There are a lot of different services and support groups available for people in Brent living with dementia. We’ve collected some of the most useful resources below, but if you'd like more information please contact us for advice and information.
Browse the information below, or click the links to scroll directly to the relevant part of the page.
- What to do if you’re worried about memory loss
- What to expect after being diagnosed
- Getting help from Brent Council
- Local dementia support
- Information for carers
If memory loss is affecting your daily life, it’s important to book an appointment with your GP. The NHS recommend that if you're becoming increasingly forgetful, particularly if you're over the age of 65, it's a good idea to talk to a GP about the early signs of dementia.
At the moment, 1 in 11 people over the age of 65 have dementia in the UK. And although there isn’t currently a cure for dementia, getting an early diagnosis can help slow its progress.
If you receive a diagnosis of dementia, the health professional diagnosing you should also share more information about the symptoms and how they will affect you. They should tell you what type of dementia you have, and any further treatment you may need.
You should also be given information about the care that you will receive, and given contact details to be able to get in touch with the service providing your care.
It’s important to share the information about your diagnosis with family members or other people you are close to, so they can support you.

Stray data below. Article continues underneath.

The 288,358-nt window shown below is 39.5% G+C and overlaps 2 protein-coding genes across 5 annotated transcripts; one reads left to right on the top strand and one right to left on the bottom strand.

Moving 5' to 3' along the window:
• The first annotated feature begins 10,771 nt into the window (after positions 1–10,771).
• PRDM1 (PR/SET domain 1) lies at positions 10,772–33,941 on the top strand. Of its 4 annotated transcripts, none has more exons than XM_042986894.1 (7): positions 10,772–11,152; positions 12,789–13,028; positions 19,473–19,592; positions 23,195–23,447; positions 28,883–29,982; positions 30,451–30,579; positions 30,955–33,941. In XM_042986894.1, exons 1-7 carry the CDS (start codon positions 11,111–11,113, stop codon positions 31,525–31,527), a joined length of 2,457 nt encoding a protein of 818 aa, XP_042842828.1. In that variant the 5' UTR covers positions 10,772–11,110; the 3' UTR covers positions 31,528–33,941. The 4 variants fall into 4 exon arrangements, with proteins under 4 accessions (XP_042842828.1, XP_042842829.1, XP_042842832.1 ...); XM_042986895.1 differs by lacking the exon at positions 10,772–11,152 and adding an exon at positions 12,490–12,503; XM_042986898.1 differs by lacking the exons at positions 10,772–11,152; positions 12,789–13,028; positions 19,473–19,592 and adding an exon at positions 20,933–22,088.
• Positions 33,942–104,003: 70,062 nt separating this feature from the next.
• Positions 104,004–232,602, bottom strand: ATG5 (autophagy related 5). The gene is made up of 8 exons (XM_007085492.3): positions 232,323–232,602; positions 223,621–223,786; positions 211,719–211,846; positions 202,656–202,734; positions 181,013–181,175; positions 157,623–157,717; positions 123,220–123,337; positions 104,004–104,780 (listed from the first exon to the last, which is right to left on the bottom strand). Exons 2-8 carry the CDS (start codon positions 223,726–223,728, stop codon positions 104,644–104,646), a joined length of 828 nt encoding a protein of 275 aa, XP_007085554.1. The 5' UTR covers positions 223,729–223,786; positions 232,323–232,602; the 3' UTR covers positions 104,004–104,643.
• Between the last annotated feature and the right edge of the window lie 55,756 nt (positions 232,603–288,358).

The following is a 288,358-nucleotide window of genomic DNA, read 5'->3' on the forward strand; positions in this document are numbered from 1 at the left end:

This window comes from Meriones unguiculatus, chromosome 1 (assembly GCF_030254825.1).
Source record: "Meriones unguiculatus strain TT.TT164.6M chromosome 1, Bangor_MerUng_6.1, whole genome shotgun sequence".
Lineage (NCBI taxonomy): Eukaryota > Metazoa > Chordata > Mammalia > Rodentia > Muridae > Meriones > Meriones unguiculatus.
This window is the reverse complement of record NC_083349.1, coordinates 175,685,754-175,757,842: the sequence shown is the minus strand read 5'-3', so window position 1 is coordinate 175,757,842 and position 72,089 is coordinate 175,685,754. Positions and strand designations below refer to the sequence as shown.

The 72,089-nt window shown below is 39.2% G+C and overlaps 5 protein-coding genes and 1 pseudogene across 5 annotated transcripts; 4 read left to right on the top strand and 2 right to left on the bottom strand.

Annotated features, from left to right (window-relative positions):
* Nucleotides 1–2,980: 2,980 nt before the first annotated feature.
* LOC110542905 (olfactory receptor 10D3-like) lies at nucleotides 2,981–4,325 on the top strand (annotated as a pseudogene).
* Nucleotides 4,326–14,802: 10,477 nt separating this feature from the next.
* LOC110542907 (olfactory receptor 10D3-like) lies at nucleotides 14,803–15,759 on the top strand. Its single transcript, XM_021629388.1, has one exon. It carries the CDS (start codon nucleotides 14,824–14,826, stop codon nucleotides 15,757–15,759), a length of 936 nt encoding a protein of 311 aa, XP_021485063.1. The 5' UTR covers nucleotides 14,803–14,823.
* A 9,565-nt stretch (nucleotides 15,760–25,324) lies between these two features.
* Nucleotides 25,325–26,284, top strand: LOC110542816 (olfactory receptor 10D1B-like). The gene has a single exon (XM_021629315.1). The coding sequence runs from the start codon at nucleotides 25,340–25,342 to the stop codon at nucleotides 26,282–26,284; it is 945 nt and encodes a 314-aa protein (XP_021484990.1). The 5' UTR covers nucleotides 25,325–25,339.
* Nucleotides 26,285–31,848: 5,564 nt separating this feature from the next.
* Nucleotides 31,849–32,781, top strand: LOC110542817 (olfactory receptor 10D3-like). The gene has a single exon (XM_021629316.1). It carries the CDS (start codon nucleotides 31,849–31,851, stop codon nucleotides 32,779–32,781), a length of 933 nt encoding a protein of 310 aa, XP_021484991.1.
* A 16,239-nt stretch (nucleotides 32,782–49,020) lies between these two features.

You can apply for a Care Needs Assessment to get additional help from Brent Council, such as regular carer to visit your home or some specialist equipment. There is information about how to do this on their website. If you are helping somebody with dementia, you can apply for a Care Needs Assessment on their behalf.
We have more information about requesting support from Adult Social Services here.
There are also a range of financial benefits you may be entitled to, such as:
- Attendance Allowance
- Personal Independence Payment (PIP)
- Council Tax reduction or exemption
- Carer’s Allowance
- Disability Premium
- NHS continuing healthcare (CHC)
- Blue Badge disabled parking permit
- Disabled person’s freedom pass
A range of factors will affect your eligibility for these benefits, including how serious your symptoms are and your financial situation. Brent Council has more general information about benefits and money here.
Community Action on Dementia in Brent is a local community group dedicated to supporting people with dementia as well as families and carers. They are also working with other local services to work-towards making Brent more dementia-friendly. Services include regular dementia cafes, and information/advice hubs. They regularly plan dementia-friendly day trips and advice sessions, and provide a vibrant community for people with dementia as well as friends, family members and carers. Find out more here.
Alzheimer’s Society have a lot of information available online, with resources available both for people with Alzheimer’s and those with other types of dementia. You can use their directory to find dementia support in Brent.
If you help to look after someone with dementia, then you’re probably an unpaid carer. Tasks that you help with might include:
- washing and dressing
- taking medication
- cleaning and laundry
- shopping or taking people to appointments
- providing lifts and arranging transport
- keeping someone company
You can get support from the Council by requesting a Carer’s Assessment.
There is also help and information available from Brent Carer’s Centre. They can help with things such as emergency planning and taking a break, as well as finding events to meet other carers and share your experiences. Find out more here.